From School Library Journal
Grade 7–10—In a dystopian world of the future, apprentice midwife Gaia, who has served the Enclave faithfully along with her parents, is thrust suddenly into a crisis. She delivers her first baby independently of her midwife mother and takes it to the Enclave inside the Wall as the first of her monthly quota of three newborns. Then her parents are arrested and she learns that they will soon be executed. Gaia springs into action and smuggles herself into the Enclave to rescue them. What follows is an exciting, almost breakneck adventure, as Gaia tries to discover what information the Enclave wants from her and her mother and tries to save both of them from prison. Along the way there is a mildly romantic turn to the story as Gaia develops a friendship and attraction to one of the soldiers, a man with a mysterious past. This world is one in which a small society, composed of an elite inside the Wall and a subservient class outside, is completely cut off from knowledge of anyone or anything outside of its borders. The rulers are authoritarian and mysterious and resemble a monarchy rather than the strictly ideological communitarian system in Lois Lowry's The Giver
(Houghton, 1993). The cliff-hanger ending sets up the action for a sequel. Readers who enjoy adventures with a strong heroine standing up to authority against the odds will enjoy this compelling tale.—Sue Giffard, Ethical Culture Fieldston School, New York City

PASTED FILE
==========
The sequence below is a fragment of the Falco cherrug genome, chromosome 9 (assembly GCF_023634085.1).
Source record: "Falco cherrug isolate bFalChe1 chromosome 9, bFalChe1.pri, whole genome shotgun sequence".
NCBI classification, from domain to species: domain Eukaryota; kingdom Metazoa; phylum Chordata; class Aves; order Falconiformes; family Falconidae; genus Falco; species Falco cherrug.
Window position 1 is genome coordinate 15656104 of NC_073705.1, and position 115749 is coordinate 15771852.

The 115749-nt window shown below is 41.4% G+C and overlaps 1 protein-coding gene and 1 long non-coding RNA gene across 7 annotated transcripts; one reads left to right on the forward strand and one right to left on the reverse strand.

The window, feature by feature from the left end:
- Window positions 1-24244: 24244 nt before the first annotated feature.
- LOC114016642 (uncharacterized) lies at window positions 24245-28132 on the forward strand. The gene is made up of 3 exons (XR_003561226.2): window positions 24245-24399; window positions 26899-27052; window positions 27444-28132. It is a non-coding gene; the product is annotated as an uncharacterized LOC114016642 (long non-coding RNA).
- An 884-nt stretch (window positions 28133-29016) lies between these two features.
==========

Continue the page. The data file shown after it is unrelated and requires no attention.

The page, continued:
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It’s been 300 years since Lake Michigan became Unlake Michigan; the “cool age” is only hazily known to residents of Wharfton, a small village that sits alongside the walled city of the Enclave. Gaia is 16 and works in Western Sector Three with her mother delivering babies, “advancing” the first three per month to live a better life inside the city. It’s a wrenching routine Gaia doesn’t question until her parents are mysteriously arrested by Enclave authorities. Gaia’s rescue attempt is fraught with peril—the burn scar on her face marks her as a “freak” who would never be allowed into the Enclave’s exclusive gene pool—and soon she herself is tossed into a cell with other female physicians. Although the setup suggests speculative fiction, O’Brien’s concerns are corporeal; her impulsive and spirited heroine (who even resists, yes, romance) is the kind readers adore. The facts behind inbreeding and the numerous birthing scenes will give this an added appeal to science-minded teens. Continual revelations push this toward an ending that hints at more to come. Grades 9-12. --Daniel Kraus
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